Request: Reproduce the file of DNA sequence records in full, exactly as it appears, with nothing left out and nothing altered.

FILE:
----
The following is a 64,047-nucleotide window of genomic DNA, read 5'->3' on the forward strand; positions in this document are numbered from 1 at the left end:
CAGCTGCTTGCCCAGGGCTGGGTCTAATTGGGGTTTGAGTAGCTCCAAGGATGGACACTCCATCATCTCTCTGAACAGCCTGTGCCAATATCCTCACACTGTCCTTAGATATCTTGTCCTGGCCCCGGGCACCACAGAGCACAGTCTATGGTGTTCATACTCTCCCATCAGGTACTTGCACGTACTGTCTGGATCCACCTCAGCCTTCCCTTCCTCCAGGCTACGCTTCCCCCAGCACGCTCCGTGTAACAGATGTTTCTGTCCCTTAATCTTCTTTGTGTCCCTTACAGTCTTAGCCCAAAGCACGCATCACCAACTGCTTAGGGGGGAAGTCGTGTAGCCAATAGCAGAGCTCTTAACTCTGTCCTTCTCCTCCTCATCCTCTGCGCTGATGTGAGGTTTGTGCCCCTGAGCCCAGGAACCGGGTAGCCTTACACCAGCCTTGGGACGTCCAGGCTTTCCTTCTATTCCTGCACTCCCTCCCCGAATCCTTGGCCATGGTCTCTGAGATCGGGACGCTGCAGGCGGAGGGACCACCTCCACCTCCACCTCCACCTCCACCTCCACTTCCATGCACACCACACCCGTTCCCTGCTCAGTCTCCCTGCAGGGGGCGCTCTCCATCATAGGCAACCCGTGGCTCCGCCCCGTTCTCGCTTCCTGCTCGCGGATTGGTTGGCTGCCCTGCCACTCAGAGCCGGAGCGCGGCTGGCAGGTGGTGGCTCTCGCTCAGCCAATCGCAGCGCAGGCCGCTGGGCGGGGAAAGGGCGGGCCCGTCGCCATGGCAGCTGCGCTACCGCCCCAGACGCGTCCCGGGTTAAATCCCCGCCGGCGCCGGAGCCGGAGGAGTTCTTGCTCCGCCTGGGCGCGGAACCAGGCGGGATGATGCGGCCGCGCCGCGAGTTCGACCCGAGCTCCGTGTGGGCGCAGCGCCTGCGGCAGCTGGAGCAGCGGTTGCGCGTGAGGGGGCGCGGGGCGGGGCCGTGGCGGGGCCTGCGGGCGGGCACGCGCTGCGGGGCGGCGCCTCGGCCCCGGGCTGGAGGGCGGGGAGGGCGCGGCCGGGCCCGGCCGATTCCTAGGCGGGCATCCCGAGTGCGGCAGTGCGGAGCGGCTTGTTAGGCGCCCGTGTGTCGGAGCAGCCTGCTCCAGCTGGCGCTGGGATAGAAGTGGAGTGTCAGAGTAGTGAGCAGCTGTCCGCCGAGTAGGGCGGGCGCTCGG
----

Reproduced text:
The following is a 64,047-nucleotide window of genomic DNA, read 5'->3' on the forward strand; positions in this document are numbered from 1 at the left end:
CAGCTGCTTGCCCAGGGCTGGGTCTAATTGGGGTTTGAGTAGCTCCAAGGATGGACACTCCATCATCTCTCTGAACAGCCTGTGCCAATATCCTCACACTGTCCTTAGATATCTTGTCCTGGCCCCGGGCACCACAGAGCACAGTCTATGGTGTTCATACTCTCCCATCAGGTACTTGCACGTACTGTCTGGATCCACCTCAGCCTTCCCTTCCTCCAGGCTACGCTTCCCCCAGCACGCTCCGTGTAACAGATGTTTCTGTCCCTTAATCTTCTTTGTGTCCCTTACAGTCTTAGCCCAAAGCACGCATCACCAACTGCTTAGGGGGGAAGTCGTGTAGCCAATAGCAGAGCTCTTAACTCTGTCCTTCTCCTCCTCATCCTCTGCGCTGATGTGAGGTTTGTGCCCCTGAGCCCAGGAACCGGGTAGCCTTACACCAGCCTTGGGACGTCCAGGCTTTCCTTCTATTCCTGCACTCCCTCCCCGAATCCTTGGCCATGGTCTCTGAGATCGGGACGCTGCAGGCGGAGGGACCACCTCCACCTCCACCTCCACCTCCACCTCCACTTCCATGCACACCACACCCGTTCCCTGCTCAGTCTCCCTGCAGGGGGCGCTCTCCATCATAGGCAACCCGTGGCTCCGCCCCGTTCTCGCTTCCTGCTCGCGGATTGGTTGGCTGCCCTGCCACTCAGAGCCGGAGCGCGGCTGGCAGGTGGTGGCTCTCGCTCAGCCAATCGCAGCGCAGGCCGCTGGGCGGGGAAAGGGCGGGCCCGTCGCCATGGCAGCTGCGCTACCGCCCCAGACGCGTCCCGGGTTAAATCCCCGCCGGCGCCGGAGCCGGAGGAGTTCTTGCTCCGCCTGGGCGCGGAACCAGGCGGGATGATGCGGCCGCGCCGCGAGTTCGACCCGAGCTCCGTGTGGGCGCAGCGCCTGCGGCAGCTGGAGCAGCGGTTGCGCGTGAGGGGGCGCGGGGCGGGGCCGTGGCGGGGCCTGCGGGCGGGCACGCGCTGCGGGGCGGCGCCTCGGCCCCGGGCTGGAGGGCGGGGAGGGCGCGGCCGGGCCCGGCCGATTCCTAGGCGGGCATCCCGAGTGCGGCAGTGCGGAGCGGCTTGTTAGGCGCCCGTGTGTCGGAGCAGCCTGCTCCAGCTGGCGCTGGGATAGAAGTGGAGTGTCAGAGTAGTGAGCAGCTGTCCGCCGAGTAGGGCGGGCGCTCGG